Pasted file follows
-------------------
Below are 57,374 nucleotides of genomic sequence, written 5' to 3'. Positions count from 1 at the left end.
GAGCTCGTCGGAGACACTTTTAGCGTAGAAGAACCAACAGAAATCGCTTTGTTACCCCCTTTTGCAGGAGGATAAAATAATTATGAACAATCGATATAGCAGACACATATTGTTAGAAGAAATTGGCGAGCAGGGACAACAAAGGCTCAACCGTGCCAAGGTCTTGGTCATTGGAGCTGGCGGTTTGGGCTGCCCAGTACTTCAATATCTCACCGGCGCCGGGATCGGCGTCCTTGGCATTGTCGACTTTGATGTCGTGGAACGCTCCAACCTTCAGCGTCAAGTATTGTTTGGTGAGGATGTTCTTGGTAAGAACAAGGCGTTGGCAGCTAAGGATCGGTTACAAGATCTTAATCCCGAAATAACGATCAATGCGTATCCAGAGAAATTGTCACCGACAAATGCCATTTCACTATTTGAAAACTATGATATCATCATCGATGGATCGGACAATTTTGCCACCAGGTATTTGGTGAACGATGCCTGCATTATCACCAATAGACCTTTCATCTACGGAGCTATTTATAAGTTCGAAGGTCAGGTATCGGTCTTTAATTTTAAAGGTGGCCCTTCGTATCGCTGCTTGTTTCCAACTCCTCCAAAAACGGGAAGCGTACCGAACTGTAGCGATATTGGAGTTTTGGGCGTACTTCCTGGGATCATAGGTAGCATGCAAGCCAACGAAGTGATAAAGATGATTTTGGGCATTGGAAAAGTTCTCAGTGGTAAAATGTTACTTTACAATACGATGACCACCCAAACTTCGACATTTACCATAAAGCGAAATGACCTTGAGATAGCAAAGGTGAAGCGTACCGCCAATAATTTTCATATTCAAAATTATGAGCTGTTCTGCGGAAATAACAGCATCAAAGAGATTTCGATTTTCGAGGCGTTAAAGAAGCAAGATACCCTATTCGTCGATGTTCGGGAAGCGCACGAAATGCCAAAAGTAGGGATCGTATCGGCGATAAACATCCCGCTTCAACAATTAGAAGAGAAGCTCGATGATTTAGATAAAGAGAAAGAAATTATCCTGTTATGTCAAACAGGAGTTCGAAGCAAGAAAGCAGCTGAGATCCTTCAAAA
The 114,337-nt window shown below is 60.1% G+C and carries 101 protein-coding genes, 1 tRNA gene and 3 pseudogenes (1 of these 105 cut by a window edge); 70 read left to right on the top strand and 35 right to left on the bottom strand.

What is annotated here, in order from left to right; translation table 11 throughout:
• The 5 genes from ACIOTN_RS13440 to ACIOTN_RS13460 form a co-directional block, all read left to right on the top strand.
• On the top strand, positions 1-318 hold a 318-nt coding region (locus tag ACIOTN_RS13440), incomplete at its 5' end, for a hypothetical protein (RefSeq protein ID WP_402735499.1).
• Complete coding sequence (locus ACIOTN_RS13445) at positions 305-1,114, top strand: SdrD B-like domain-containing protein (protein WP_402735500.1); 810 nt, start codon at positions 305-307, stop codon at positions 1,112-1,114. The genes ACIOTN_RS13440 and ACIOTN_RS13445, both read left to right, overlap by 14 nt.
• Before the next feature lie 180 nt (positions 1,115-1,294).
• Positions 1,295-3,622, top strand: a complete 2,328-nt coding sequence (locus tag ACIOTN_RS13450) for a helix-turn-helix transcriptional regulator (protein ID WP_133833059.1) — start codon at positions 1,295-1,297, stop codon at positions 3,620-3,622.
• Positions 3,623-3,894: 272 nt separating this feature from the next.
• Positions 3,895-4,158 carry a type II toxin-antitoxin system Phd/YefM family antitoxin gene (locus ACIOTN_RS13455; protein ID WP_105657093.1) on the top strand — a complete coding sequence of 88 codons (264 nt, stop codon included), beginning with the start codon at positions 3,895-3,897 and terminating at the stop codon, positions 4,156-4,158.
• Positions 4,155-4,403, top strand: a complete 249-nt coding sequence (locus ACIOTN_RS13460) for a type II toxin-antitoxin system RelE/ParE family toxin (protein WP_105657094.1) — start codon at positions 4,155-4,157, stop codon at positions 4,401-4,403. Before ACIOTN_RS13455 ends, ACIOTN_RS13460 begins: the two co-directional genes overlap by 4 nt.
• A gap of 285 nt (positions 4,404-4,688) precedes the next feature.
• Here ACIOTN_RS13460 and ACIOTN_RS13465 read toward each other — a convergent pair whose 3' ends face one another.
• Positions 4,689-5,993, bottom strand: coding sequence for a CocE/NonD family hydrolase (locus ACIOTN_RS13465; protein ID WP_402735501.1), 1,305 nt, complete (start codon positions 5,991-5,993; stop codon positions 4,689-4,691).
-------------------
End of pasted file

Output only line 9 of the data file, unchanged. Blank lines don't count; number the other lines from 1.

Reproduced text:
• Positions 1,295-3,622, top strand: a complete 2,328-nt coding sequence (locus tag ACIOTN_RS13450) for a helix-turn-helix transcriptional regulator (protein ID WP_133833059.1) — start codon at positions 1,295-1,297, stop codon at positions 3,620-3,622.